NEW YORK ( TheStreet) -- Simpson Manufacturing (NYSE: SSD) has been downgraded by TheStreet Ratings from buy to hold. The company's strengths can be seen in multiple areas, such as its revenue growth, largely solid financial position with reasonable debt levels by most measures and expanding profit margins. However, as a counter to these strengths, we find that the stock has experienced relatively poor performance when compared with the S&P 500 during the past year. Highlights from the ratings report include:
- In its most recent trading session, SSD has closed at a price level that was not very different from its closing price of one year earlier. This is probably due to its weak earnings growth as well as other mixed factors. Looking ahead, our view is that this company's fundamentals will not have much impact in either direction, allowing the stock to generally move up or down based on the push and pull of the broad market.
- The change in net income from the same quarter one year ago has significantly exceeded that of the Building Products industry average, but is less than that of the S&P 500. The net income has significantly decreased by 59.8% when compared to the same quarter one year ago, falling from -$2.82 million to -$4.50 million.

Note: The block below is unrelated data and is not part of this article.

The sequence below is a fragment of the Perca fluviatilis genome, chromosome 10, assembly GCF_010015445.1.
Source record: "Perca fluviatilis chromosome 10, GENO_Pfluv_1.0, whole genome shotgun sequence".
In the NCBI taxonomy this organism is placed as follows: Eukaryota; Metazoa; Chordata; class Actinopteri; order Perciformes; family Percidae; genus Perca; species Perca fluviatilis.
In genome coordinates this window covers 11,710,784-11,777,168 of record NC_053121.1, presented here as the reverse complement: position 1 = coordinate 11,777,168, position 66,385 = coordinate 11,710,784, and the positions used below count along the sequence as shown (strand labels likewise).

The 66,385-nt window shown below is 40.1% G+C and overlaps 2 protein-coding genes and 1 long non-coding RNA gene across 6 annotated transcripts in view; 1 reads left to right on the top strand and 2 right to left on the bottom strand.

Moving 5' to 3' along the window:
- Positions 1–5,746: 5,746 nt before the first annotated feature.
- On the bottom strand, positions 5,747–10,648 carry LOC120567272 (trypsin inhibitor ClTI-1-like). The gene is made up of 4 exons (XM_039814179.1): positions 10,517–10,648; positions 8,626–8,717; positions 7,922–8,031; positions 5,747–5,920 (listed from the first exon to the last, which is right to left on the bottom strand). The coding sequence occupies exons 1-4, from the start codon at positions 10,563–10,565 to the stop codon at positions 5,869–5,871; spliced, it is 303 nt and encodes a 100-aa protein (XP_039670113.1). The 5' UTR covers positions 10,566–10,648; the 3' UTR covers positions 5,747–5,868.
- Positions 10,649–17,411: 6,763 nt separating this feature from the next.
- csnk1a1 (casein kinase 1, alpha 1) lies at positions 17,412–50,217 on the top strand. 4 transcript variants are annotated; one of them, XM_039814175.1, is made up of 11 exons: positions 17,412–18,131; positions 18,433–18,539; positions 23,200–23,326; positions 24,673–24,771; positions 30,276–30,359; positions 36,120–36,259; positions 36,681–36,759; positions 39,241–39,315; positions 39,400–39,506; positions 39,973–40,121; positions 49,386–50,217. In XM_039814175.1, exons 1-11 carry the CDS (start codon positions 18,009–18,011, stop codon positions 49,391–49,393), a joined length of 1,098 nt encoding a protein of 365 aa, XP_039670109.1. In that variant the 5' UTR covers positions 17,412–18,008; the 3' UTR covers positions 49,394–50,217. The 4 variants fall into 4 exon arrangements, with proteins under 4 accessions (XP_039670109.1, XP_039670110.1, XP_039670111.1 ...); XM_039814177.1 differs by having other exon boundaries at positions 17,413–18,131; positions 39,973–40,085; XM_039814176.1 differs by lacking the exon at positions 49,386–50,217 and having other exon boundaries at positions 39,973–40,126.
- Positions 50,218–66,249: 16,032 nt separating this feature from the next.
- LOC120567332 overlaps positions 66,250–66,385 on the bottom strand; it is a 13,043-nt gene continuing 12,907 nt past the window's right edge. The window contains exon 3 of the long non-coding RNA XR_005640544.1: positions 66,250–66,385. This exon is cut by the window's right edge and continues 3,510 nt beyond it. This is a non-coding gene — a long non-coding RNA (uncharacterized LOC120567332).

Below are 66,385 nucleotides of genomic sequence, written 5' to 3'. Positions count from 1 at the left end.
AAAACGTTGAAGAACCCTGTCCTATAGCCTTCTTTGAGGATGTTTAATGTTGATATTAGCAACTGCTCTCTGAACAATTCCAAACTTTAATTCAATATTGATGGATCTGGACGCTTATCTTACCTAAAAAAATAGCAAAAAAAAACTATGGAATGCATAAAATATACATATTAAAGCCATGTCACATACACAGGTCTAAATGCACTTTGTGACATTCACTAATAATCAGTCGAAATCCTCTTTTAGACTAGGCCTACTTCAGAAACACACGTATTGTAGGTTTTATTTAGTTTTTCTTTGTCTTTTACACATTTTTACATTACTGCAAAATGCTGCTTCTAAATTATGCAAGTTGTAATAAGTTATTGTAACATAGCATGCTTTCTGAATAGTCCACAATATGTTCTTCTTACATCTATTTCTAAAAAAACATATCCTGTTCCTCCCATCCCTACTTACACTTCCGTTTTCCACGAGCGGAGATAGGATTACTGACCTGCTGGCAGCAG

- The return on equity has improved slightly when compared to the same quarter one year prior. This can be construed as a modest strength in the organization. Compared to other companies in the Building Products industry and the overall market on the basis of return on equity, SIMPSON MANUFACTURING INC has outperformed in comparison with the industry average, but has underperformed when compared to that of the S&P 500.
- SSD has no debt to speak of therefore resulting in a debt-to-equity ratio of zero, which we consider to be a relatively favorable sign. Along with this, the company maintains a quick ratio of 5.07, which clearly demonstrates the ability to cover short-term cash needs.
- SSD's revenue growth has slightly outpaced the industry average of 6.0%. Since the same quarter one year prior, revenues slightly increased by 3.9%. This growth in revenue does not appear to have trickled down to the company's bottom line, displayed by a decline in earnings per share.